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|Thursday, February 01, 2007|
From zines to best-sellers, Portland’s small-press scene writes the next chapter on niche publishing.
By Lucy Burningham
If a growing group of publishers has its way, Portland will rank alongside San Francisco and Seattle as a West Coast hub for the printed word. While the goal seems laughable to some, others cite the city’s growing number of literary agents, a unique graduate-level publishing program and both enduring and emerging small presses statewide as the existing elements for success.
Start with Oregon’s book-publishing scene. Fueled by Portland’s reputation as a city of book lovers, Oregonians around the state have been pumping out books of all kinds for decades, from graphic novels and comic books to trade fiction and literary nonfiction. Some have business plans and startup capital, while others run shoestring operations out of their garages. While there’s no way to track exactly how many “presses” exist in Oregon, Dennis Stovall, coordinator of the publishing curriculum at Portland State University, estimates the number at around 500, a number that seems inflated to some in the local publishing community.
Another local press produces titles you won’t find in any bookstore, a strategy that has helped make it a publishing giant. Canby-based Hot Off the Press publishes how-to craft books and scrapbooking supplies and sells its products only in craft stores, catalogs and on the Web, outlets that don’t practice the returnable sales policy that dooms so many small presses. The press got its start in 1980, when president Paulette Jarvey self-published a book called You Can Dough It! Since then she’s grown the company to today’s impressive size: 55 employees who manage more than 800 existing titles that sell internationally.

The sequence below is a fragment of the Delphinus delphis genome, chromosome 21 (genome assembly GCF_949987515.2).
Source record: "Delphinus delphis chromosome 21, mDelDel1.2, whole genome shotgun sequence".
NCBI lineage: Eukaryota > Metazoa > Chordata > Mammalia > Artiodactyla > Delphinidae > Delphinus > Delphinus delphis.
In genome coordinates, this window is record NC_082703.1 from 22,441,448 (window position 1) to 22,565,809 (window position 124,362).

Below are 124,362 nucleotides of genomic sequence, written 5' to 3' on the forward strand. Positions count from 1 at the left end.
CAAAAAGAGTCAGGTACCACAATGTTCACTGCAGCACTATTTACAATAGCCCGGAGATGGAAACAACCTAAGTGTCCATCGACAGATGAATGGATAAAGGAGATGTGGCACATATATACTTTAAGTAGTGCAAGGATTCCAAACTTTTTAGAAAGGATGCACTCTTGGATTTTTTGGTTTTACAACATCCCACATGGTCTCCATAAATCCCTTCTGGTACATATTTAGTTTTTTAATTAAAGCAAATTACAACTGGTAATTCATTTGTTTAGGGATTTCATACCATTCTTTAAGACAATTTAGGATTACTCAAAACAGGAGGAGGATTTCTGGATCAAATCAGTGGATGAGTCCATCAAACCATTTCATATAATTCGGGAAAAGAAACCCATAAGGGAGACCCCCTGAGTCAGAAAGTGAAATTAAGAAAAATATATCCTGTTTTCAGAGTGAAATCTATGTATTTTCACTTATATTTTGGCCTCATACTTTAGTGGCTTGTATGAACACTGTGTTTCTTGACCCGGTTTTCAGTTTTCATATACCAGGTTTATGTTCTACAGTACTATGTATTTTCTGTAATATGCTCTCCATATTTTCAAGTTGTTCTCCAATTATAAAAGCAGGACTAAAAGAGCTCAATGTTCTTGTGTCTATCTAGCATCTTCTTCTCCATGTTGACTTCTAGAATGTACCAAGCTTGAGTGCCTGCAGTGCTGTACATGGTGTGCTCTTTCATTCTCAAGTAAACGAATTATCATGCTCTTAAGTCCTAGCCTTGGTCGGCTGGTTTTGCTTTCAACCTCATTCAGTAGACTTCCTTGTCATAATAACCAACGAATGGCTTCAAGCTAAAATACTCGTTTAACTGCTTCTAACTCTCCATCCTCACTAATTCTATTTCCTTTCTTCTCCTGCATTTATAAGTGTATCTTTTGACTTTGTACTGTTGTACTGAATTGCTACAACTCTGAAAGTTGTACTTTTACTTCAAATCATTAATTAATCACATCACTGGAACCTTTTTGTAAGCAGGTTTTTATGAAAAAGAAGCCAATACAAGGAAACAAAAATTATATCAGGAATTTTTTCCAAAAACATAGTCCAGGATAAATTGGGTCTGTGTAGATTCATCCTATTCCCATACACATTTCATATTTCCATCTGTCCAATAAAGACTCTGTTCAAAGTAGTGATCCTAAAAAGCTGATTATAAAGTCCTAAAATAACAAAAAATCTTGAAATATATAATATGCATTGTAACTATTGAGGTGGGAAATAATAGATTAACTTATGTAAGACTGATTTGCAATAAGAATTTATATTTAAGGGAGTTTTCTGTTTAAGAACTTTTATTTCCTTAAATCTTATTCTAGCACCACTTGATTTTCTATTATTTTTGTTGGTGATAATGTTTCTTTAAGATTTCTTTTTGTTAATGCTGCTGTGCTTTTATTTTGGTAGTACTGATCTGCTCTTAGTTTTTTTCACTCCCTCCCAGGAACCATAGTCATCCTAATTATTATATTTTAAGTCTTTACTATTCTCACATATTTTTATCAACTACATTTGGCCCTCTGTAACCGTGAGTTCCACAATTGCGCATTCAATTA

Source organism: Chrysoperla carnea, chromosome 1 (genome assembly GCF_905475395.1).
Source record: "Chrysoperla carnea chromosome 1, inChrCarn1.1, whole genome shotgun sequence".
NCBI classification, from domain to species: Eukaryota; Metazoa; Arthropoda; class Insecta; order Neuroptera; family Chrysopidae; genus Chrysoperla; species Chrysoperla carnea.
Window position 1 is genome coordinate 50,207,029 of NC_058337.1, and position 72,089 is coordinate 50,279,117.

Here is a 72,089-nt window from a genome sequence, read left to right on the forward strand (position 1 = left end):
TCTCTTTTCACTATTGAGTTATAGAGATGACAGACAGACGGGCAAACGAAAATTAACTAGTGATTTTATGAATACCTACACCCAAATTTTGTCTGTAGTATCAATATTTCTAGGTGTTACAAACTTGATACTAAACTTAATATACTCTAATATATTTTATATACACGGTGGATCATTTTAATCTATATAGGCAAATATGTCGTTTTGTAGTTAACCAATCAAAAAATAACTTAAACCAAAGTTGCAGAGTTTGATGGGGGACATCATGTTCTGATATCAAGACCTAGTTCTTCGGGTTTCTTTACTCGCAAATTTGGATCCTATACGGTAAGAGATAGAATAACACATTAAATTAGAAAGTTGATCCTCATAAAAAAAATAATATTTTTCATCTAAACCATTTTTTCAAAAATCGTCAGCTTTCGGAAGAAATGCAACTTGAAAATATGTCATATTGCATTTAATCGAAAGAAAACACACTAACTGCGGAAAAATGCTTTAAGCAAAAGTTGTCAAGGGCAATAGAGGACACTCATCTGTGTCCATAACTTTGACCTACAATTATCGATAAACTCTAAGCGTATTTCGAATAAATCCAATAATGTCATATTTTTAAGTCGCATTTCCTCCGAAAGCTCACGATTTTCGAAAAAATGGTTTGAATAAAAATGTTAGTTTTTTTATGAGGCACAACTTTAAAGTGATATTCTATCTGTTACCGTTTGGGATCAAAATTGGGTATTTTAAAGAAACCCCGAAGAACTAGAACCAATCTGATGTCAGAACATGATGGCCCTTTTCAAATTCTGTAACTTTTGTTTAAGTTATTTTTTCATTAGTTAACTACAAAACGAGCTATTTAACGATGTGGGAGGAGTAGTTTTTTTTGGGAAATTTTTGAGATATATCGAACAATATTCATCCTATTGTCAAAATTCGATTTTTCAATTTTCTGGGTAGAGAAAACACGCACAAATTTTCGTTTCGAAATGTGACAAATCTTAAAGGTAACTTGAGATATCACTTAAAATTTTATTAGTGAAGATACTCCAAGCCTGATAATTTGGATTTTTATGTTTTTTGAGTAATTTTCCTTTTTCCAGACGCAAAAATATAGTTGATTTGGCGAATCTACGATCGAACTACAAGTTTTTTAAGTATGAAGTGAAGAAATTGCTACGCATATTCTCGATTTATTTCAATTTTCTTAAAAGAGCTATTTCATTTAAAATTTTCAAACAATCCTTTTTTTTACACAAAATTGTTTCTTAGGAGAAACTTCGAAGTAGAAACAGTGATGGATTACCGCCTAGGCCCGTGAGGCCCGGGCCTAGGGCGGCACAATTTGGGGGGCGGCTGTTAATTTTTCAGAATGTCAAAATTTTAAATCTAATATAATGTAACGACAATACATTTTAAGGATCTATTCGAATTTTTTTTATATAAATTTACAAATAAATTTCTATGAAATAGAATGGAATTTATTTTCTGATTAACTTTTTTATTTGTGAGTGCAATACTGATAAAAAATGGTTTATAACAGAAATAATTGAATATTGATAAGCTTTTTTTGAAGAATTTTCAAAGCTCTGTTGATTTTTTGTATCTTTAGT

Just as larger presses help create a vibrant marketplace that allows smaller ones to succeed, Jarvey says that without the bevy of local small presses, her company wouldn’t have been able to succeed. Thanks to local demand for printing services, Hot Off the Press had its choice of printers. When Jarvey found Paramount Graphics in Beaverton, she knew she’d struck gold.
IF COMPANIES SUCH AS TIMBER PRESS CONTINUE to grow and succeed, they’ll need qualified employees. A 6-year-old publishing program at Portland State University aims to supply both local and national presses with just that.
“Ten years from now, we’ll be introducing at least 30 to 40 people into the publishing profession each year, and while many will stay in Portland, they’ll also scatter across America,” Stovall says. “This program could have a major impact on arts and literature in this country for a century.”
Bill Donahue, a Portland freelance writer, produces biff with his 12-year-old daughter, Allie. As “a magazine for kids and their parents,” biff has covered everything from a man with a metal detector, the same issue that included a cutout George Bush doll, to stories about people living within 253 paces of the Donahues’ home. With biff, Donahue indulges his creative side and gets to enjoy the artistic process with his daughter.
Allie Donahue says she has trouble looking at old issues of biff because she sees how she’s changed since the last publication hit the streets. And she says that because it lacks a particular political agenda, biff should be considered a magazine, not a zine. “A zine is kind of like a little kid, running around wildly, and not quite knowing what to do with his long skinny arms,” she explains. “A magazine is an old, wizened, grandfatherly gentleman, infatuated with knowledge.”
Wednesday, August 13, 2014
BY TOM COX | OB BLOGGER
When I say, “Your Employee is Always Right,” I do not mean “right about the facts,” but rather “right about how they feel” and “right about how they want to be led.”
Tuesday, August 26, 2014
BY LINDA BAKER
David Howitt explains why Portland consumer brands like Stumptown and Voodoo Doughnuts are taking the world by storm.
Tuesday, August 26, 2014
BY DEBRA RINGOLD | OP-ED CONTRIBUTOR
Why has six years become an acceptable investment in public undergraduate education that over-promises and underperforms?
Wednesday, August 27, 2014
Kim Ierian, President of Concorde Career Colleges, and Deborah Edward, Executive Director of Business for Culture & the Arts, share their recent reads.
Monday, August 18, 2014
Portland is in the middle of another construction boom, with residential and office projects springing up downtown, in the Pearl and Old Town. OB Web Editor Jessica Ridgway documents the new wave.
Thursday, August 28, 2014
OB Research Editor Kim Moore shares some pointers about the 100 Best Companies to Work For survey.
Wednesday, August 27, 2014
Tom Cox interviews Pete Friedes, author of "The 2R Manager," about becoming a Best Boss.
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